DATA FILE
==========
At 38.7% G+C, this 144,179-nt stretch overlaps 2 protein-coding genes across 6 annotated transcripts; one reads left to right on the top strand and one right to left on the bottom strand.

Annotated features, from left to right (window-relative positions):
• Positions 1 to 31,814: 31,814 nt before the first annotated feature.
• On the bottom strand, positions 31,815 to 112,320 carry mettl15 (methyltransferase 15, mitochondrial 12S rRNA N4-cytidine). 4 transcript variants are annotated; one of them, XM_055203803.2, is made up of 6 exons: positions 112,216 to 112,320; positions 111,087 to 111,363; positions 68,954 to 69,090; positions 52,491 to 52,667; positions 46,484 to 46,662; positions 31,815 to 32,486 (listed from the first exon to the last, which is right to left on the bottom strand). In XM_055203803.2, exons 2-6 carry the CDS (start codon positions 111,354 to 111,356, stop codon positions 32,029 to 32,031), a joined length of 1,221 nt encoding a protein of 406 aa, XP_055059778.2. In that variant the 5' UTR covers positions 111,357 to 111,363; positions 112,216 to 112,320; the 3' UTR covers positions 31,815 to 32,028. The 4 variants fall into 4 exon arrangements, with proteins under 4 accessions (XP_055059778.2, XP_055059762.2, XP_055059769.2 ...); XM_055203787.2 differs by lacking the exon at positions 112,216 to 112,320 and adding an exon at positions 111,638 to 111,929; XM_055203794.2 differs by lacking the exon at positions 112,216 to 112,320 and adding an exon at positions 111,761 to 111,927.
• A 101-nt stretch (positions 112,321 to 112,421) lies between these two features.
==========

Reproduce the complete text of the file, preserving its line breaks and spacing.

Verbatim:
At 38.7% G+C, this 144,179-nt stretch overlaps 2 protein-coding genes across 6 annotated transcripts; one reads left to right on the top strand and one right to left on the bottom strand.

Annotated features, from left to right (window-relative positions):
• Positions 1 to 31,814: 31,814 nt before the first annotated feature.
• On the bottom strand, positions 31,815 to 112,320 carry mettl15 (methyltransferase 15, mitochondrial 12S rRNA N4-cytidine). 4 transcript variants are annotated; one of them, XM_055203803.2, is made up of 6 exons: positions 112,216 to 112,320; positions 111,087 to 111,363; positions 68,954 to 69,090; positions 52,491 to 52,667; positions 46,484 to 46,662; positions 31,815 to 32,486 (listed from the first exon to the last, which is right to left on the bottom strand). In XM_055203803.2, exons 2-6 carry the CDS (start codon positions 111,354 to 111,356, stop codon positions 32,029 to 32,031), a joined length of 1,221 nt encoding a protein of 406 aa, XP_055059778.2. In that variant the 5' UTR covers positions 111,357 to 111,363; positions 112,216 to 112,320; the 3' UTR covers positions 31,815 to 32,028. The 4 variants fall into 4 exon arrangements, with proteins under 4 accessions (XP_055059778.2, XP_055059762.2, XP_055059769.2 ...); XM_055203787.2 differs by lacking the exon at positions 112,216 to 112,320 and adding an exon at positions 111,638 to 111,929; XM_055203794.2 differs by lacking the exon at positions 112,216 to 112,320 and adding an exon at positions 111,761 to 111,927.
• A 101-nt stretch (positions 112,321 to 112,421) lies between these two features.